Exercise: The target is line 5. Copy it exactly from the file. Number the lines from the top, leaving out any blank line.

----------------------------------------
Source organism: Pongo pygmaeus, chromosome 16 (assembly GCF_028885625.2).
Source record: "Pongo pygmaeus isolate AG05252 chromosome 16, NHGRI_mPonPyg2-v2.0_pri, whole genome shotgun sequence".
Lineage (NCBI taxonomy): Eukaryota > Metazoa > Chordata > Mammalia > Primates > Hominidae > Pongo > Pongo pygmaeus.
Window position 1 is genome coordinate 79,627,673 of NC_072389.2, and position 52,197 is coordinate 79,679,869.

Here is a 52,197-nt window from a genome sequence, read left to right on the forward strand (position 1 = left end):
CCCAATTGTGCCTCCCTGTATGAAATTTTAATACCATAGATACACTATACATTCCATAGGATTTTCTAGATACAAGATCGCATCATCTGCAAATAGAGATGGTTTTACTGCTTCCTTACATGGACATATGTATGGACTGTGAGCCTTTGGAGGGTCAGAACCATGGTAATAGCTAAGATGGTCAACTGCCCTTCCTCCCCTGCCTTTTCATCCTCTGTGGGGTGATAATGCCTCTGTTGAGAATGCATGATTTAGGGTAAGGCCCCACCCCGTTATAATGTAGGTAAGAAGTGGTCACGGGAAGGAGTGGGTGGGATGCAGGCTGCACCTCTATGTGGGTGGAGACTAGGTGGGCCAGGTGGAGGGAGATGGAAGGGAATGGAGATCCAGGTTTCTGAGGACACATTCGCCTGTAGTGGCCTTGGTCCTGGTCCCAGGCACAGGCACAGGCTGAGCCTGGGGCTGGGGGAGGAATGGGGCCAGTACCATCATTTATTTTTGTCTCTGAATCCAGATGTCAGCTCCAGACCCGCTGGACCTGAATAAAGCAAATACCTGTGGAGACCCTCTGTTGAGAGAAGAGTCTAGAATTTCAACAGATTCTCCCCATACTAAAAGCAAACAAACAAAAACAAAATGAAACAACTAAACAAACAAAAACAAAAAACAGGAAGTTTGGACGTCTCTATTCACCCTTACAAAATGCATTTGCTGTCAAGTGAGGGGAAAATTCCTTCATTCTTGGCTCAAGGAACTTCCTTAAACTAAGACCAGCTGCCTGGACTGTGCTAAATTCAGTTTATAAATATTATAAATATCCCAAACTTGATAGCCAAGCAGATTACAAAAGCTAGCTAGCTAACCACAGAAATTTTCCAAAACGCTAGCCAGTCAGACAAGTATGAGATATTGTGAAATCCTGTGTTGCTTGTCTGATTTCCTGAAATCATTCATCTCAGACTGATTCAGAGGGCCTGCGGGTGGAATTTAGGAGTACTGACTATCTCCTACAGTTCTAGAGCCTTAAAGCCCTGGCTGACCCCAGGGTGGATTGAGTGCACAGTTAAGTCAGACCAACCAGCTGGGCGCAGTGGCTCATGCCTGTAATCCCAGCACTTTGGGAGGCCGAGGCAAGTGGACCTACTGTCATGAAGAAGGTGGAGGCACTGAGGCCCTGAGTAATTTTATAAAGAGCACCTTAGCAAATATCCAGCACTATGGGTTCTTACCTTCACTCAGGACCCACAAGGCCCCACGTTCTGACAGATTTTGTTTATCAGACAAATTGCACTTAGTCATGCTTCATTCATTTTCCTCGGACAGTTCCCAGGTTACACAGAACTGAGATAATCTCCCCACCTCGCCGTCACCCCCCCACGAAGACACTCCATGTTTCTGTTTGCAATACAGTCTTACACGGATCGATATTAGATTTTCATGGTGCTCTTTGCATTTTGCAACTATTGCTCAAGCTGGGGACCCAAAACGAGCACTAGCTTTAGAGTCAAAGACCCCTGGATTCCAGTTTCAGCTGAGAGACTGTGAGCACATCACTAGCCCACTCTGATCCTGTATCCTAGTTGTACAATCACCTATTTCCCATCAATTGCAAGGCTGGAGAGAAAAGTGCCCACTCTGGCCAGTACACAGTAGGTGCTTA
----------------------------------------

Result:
Here is a 52,197-nt window from a genome sequence, read left to right on the forward strand (position 1 = left end):